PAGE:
By Carolyn Vallejo
The first thing you’ll hear about this band is that they are friends with Mumford & Sons. And the first thing you’ll notice about Wyland’s music is that such a friendship definitely doesn’t hide in its sound.
But there is more to this band than a general folksy tone and the familiar lead acoustic guitar, and there was no better song than “Wait” for Wyland to choose for their coming-out first music video.
Shot under starry lights over run-down walls, the video for “Wait” sets an ideal scene for a song filled with both playful stomping and a tinge of sorrow in singer Ryan Sloan’s timbre. Such a juxtaposition is representative of Wyland’s discography: powerful yet delicate and clear, uplifting and still heartbreaking, familiar though raw and imperfect enough to have not lost its genuineness.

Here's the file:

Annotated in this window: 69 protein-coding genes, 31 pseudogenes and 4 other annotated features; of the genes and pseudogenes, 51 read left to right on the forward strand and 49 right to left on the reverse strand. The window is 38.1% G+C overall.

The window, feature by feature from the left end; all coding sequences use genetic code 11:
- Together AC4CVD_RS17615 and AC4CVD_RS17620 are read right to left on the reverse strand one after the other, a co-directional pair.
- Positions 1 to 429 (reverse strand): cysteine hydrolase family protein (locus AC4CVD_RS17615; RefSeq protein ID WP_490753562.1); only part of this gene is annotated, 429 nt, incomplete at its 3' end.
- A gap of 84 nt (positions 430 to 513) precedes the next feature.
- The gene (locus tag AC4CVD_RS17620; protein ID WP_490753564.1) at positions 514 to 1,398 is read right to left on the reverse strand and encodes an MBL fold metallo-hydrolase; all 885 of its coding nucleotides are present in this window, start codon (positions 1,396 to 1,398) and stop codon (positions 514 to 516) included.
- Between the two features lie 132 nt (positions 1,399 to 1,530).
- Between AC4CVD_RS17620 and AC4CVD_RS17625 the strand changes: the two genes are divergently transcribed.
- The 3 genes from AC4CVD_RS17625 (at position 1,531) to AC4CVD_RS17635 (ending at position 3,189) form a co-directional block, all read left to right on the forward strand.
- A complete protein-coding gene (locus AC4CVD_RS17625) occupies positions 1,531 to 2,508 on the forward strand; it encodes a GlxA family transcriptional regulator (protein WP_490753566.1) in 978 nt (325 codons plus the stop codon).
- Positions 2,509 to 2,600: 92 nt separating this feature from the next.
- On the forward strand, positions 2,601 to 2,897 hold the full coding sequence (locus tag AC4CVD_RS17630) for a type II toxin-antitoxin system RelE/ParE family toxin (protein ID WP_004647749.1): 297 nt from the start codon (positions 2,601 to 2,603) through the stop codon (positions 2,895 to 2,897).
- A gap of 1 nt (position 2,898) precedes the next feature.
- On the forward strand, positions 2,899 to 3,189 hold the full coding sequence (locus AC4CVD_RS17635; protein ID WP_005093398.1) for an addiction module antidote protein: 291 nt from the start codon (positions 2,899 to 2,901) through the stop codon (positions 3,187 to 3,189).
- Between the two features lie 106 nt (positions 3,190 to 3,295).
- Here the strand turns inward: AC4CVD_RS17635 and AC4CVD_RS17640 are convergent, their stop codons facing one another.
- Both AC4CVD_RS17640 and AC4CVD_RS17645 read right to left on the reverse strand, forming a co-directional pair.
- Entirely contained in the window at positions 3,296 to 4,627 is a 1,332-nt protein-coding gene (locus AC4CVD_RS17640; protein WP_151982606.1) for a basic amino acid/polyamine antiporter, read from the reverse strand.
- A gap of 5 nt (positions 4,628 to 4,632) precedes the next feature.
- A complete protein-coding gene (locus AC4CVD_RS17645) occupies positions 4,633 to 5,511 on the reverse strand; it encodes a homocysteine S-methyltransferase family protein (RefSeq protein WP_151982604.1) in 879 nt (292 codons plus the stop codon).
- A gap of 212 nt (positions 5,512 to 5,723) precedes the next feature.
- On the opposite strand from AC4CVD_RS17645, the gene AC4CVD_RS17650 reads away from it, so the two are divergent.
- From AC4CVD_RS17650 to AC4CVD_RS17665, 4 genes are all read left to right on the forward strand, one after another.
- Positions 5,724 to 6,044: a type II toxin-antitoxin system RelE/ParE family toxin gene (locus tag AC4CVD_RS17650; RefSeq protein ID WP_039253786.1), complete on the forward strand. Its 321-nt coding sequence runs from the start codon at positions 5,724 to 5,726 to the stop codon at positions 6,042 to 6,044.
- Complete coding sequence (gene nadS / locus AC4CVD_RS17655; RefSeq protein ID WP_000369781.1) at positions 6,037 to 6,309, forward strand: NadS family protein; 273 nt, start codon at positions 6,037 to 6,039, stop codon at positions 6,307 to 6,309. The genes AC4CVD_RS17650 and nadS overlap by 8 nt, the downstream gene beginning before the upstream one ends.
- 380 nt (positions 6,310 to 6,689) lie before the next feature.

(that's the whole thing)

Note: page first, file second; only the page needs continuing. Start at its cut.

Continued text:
These features are amplified on “Wait,” whose handclaps and bare rim hits egg-on the goose bumps. The single is pure, with Sloan gently swooning about how monumental a vivacious love can be. Then the horns make their entrance like an amateur victory song, and you’re just begging for Wyland to play this live – as their encore, so the crowd can leave the venue on a high for the rest of the night.
The song kicks off Wyland’s EP “You’re In The World, Get Off Your Feet,” an album that already shows sophistication from earlier releases. Track “Shine” is especially endearing, with piano reminiscent of the airiness of Coldplay, while a quick prelude shows off the band’s spirit of combining beautiful tones with darker moods. Closer “Everything We Have” leaves listeners with that cinematic, conflicting feeling of sadness and peace.
This internal conflict is what gives Wyland such a strong sense of gravitas, even for a band just a few years old. And even this early in the game the group have shared the stage with musicians that share the same mix of grit and romance felt in Wyland’s music: Alabama Shakes, the Vaccines, and less obvious pairs including Taking BackSunday and Everclear.